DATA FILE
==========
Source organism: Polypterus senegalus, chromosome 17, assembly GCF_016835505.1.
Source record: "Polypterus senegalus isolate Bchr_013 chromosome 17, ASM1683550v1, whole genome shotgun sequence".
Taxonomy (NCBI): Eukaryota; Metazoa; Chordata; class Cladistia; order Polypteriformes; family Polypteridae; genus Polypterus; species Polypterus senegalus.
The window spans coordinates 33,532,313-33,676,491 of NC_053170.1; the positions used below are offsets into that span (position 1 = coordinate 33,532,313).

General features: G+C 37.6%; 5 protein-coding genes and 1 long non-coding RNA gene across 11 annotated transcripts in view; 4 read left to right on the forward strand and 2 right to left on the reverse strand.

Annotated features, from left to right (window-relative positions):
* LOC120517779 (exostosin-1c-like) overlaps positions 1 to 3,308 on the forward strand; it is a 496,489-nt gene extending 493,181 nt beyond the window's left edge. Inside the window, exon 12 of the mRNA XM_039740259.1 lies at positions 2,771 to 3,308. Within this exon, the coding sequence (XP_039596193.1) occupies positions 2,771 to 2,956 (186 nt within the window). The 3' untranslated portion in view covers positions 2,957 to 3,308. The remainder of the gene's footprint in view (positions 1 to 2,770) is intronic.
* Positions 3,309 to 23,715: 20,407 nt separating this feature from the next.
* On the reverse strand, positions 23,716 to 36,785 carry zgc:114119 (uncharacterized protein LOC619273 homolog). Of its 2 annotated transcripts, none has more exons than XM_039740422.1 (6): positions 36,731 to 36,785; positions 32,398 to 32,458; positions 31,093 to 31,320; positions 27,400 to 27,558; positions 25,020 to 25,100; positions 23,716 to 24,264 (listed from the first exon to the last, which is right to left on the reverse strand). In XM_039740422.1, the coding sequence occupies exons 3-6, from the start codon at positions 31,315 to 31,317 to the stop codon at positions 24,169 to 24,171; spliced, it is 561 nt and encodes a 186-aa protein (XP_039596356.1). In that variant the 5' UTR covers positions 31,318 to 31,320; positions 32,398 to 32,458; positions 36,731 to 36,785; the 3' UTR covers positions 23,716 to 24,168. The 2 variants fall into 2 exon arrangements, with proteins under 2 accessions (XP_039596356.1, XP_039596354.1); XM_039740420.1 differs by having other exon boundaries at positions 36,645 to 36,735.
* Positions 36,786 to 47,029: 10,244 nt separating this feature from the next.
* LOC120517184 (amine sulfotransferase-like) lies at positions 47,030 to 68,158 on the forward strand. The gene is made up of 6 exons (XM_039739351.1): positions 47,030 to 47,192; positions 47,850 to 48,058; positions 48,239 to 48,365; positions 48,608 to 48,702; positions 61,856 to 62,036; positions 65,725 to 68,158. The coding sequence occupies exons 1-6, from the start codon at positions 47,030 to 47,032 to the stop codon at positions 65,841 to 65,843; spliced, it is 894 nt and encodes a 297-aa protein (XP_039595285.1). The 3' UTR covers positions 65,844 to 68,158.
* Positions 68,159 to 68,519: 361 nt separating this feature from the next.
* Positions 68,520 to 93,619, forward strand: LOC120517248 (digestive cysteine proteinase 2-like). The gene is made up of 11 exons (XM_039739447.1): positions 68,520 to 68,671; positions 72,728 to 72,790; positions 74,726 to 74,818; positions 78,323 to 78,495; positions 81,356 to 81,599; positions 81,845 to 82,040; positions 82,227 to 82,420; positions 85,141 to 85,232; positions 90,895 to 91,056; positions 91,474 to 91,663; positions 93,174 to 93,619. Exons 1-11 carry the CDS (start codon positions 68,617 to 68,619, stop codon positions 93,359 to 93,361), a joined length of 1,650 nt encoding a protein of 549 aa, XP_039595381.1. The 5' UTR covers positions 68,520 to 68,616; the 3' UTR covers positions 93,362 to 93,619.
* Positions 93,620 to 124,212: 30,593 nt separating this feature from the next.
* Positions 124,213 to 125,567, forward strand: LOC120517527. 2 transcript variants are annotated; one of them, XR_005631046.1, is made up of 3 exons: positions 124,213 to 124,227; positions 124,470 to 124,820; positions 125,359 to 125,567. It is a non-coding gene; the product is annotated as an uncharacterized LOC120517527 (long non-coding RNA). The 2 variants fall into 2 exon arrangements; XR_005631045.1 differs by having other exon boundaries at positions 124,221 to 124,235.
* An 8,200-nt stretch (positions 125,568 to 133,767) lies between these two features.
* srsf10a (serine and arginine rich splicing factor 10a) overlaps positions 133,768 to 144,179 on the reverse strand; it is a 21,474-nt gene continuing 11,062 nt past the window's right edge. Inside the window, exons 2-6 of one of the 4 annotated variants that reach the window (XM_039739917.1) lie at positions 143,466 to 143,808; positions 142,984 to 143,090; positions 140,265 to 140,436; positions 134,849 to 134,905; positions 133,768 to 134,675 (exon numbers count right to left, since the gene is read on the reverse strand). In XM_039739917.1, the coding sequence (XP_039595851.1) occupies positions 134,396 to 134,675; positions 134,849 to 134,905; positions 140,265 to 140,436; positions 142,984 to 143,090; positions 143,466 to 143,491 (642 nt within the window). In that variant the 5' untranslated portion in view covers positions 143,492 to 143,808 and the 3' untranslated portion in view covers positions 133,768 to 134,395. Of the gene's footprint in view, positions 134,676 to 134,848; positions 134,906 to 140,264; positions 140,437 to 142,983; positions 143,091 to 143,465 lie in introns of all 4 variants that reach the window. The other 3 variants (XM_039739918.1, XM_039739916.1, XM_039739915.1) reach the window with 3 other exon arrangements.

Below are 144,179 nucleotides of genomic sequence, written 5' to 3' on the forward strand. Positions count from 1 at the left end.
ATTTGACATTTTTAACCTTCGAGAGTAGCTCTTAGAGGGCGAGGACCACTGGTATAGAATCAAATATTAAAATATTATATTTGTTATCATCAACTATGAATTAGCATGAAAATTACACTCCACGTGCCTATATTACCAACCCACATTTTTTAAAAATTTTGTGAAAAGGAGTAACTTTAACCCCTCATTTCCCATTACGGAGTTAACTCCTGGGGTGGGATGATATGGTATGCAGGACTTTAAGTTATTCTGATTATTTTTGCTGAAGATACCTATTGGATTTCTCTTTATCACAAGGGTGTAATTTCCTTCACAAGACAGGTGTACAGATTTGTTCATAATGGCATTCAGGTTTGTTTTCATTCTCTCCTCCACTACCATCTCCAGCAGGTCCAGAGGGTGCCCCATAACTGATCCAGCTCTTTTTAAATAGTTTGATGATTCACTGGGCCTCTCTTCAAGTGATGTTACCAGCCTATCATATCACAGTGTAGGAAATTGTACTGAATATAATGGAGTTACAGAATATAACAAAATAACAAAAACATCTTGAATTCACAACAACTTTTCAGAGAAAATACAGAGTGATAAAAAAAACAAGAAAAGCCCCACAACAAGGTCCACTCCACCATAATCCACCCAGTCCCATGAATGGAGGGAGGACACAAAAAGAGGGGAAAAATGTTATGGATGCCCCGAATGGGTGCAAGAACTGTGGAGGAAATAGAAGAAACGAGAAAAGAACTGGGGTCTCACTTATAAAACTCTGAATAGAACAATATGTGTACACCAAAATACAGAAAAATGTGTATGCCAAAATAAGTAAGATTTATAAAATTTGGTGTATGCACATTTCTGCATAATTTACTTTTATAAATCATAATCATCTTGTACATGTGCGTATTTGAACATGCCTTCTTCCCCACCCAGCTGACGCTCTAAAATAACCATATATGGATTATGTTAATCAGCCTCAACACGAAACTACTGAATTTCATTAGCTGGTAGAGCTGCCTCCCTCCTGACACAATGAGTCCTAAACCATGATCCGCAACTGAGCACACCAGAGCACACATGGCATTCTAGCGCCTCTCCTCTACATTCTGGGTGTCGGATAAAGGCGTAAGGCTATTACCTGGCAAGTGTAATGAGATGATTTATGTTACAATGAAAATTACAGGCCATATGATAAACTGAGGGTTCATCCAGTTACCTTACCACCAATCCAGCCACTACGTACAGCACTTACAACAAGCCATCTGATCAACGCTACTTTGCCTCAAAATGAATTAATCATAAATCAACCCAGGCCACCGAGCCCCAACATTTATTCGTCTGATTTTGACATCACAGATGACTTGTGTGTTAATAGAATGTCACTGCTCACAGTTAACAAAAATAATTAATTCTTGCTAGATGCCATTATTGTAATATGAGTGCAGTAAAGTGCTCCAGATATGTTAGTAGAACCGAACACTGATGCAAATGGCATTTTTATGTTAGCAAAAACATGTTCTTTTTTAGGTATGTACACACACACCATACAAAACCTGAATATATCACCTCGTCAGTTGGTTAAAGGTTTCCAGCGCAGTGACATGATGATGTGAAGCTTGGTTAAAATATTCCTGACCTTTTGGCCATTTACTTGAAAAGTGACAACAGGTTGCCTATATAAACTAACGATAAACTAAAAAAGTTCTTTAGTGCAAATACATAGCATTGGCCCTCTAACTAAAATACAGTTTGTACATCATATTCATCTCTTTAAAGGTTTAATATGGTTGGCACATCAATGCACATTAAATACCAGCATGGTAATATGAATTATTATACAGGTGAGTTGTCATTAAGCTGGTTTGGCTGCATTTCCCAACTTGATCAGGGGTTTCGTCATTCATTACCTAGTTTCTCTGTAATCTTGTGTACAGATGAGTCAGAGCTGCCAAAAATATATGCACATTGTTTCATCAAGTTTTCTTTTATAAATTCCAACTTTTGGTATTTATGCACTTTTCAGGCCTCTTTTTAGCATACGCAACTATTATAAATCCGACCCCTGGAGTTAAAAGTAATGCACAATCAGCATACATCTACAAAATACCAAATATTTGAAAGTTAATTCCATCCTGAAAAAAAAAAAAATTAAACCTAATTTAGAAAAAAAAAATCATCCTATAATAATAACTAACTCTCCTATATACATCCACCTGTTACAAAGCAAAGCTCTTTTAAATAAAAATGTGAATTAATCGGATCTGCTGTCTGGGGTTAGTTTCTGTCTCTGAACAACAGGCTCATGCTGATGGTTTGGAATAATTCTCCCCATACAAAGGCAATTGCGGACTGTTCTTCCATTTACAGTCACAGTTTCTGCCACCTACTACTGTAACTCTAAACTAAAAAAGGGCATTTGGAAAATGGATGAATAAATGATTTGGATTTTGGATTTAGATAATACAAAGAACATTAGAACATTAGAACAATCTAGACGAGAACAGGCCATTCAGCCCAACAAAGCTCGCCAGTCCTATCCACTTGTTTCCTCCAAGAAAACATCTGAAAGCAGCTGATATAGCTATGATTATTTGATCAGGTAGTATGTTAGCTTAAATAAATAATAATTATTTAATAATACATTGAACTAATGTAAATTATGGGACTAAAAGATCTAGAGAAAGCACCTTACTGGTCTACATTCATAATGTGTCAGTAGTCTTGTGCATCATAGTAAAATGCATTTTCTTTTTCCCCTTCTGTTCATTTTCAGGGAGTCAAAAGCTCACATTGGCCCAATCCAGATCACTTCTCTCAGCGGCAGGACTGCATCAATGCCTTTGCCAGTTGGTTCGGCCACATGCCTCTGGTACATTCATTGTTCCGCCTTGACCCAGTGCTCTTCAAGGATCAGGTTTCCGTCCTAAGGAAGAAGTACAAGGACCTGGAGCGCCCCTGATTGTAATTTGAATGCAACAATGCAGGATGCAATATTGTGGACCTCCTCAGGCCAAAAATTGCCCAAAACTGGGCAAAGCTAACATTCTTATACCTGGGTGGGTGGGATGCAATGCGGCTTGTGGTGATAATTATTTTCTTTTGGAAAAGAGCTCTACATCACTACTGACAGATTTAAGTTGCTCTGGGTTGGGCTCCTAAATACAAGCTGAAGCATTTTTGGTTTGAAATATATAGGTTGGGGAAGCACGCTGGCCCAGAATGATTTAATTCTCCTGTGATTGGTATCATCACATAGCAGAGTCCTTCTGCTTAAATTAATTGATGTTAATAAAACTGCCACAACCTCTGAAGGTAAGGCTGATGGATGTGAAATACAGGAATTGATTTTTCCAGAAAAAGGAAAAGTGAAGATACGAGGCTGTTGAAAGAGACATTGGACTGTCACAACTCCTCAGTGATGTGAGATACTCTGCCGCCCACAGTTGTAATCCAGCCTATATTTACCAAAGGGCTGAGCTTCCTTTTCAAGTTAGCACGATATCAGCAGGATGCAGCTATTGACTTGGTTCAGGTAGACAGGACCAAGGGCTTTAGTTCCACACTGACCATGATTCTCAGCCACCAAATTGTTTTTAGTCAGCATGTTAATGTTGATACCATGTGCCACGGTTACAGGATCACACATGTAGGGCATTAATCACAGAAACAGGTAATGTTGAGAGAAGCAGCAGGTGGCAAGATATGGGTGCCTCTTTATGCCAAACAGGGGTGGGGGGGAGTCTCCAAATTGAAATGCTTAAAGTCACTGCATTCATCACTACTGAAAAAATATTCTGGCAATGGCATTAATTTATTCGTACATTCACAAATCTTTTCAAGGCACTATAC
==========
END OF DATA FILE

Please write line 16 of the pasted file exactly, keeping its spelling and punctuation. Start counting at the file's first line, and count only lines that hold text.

* An 8,200-nt stretch (positions 125,568 to 133,767) lies between these two features.